Burn care for Aboriginal and Torres Strait Islander children in Australia – guidance and enactment of care

Sarah Fraser

    Research output: Contribution to conferencePaperpeer-review

    Abstract

    Background: Burn injury is a significant burden for children across Australia; especially for Aboriginal and Torres Strait Islander children. Gaps concerning the safety and quality of existing models of care that prescribe best practice are evident. Furthermore, it is not clear if there are standardised guidelines to inform practice, nor whether these are relevant and appropriate for the care of Aboriginal and Torres Strait Islander children.
    Aim: This study aimed to explore and describe whether clinicians in multidisciplinary paediatric burn teams around Australia use guidance documents and if so whether they are appropriate and useful for care of Aboriginal and Torres Strait Islander children.
    Methods: Interface research methodology incorporating both Indigenous and Western biomedical research approaches was used to guide this research. Semi-structured interviews we conducted with eighty clinicians from multidisciplinary paediatric burn teams across six sites in Australia. Interviews were audio recorded and transcribed verbatim. Data were thematically analysed by Aboriginal and non-Indigenous researchers.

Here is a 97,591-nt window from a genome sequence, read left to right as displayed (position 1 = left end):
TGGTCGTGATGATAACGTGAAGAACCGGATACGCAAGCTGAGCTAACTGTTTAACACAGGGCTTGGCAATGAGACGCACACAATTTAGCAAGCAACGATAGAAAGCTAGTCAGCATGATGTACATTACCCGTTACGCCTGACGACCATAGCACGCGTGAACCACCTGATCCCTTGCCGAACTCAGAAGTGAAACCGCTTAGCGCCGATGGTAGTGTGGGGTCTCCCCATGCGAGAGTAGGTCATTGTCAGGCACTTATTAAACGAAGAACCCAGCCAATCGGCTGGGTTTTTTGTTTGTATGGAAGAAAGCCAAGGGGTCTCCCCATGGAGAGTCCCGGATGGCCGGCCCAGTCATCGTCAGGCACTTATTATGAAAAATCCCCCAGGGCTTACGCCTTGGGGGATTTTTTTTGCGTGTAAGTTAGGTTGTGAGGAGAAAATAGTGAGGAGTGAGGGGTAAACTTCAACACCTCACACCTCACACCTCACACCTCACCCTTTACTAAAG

Results: Results revealed significant diversity in use of guidance documents, with some clinicians reporting their practice is informed by formal guidelines while others report being guided by their personal clinical experiences. For particular disciplines, for example social workers, burn care provision was guided by theoretical frameworks. In some burn services, burn care for Aboriginal and Torres Strait Islander children was guided by overarching policy documents that reportedly made provision of culturally competent care easier. This was not the case for all services. Differences exist in awareness of applicable jurisdictional or service models of care, and some clinicians recognised the need for the development of an overarching model of care.
    Discussion: The findings demonstrate the need for clarification on what constitutes best practice guidance for burn care and development of clear clinical models of care or guidelines. Attributing importance to cultural competence with explicit guidance in the documents that do guide burn care may help facilitate service and clinician cultural competence.
    Original languageEnglish
    Publication statusPublished - 2017
    Event13th Australasian Injury Prevention and Safety Promotion Conference - Mercure Ballarat Hotel and Convention Centre, Ballarat, Australia
    Duration: 13 Nov 201715 Nov 2017
    https://event.icebergevents.com.au/injuryprevention2017 (AIPN 2017)

    Conference

    Conference13th Australasian Injury Prevention and Safety Promotion Conference
    Abbreviated titleAIPN 2017
    CountryAustralia
    CityBallarat
    Period13/11/1715/11/17
    Internet address

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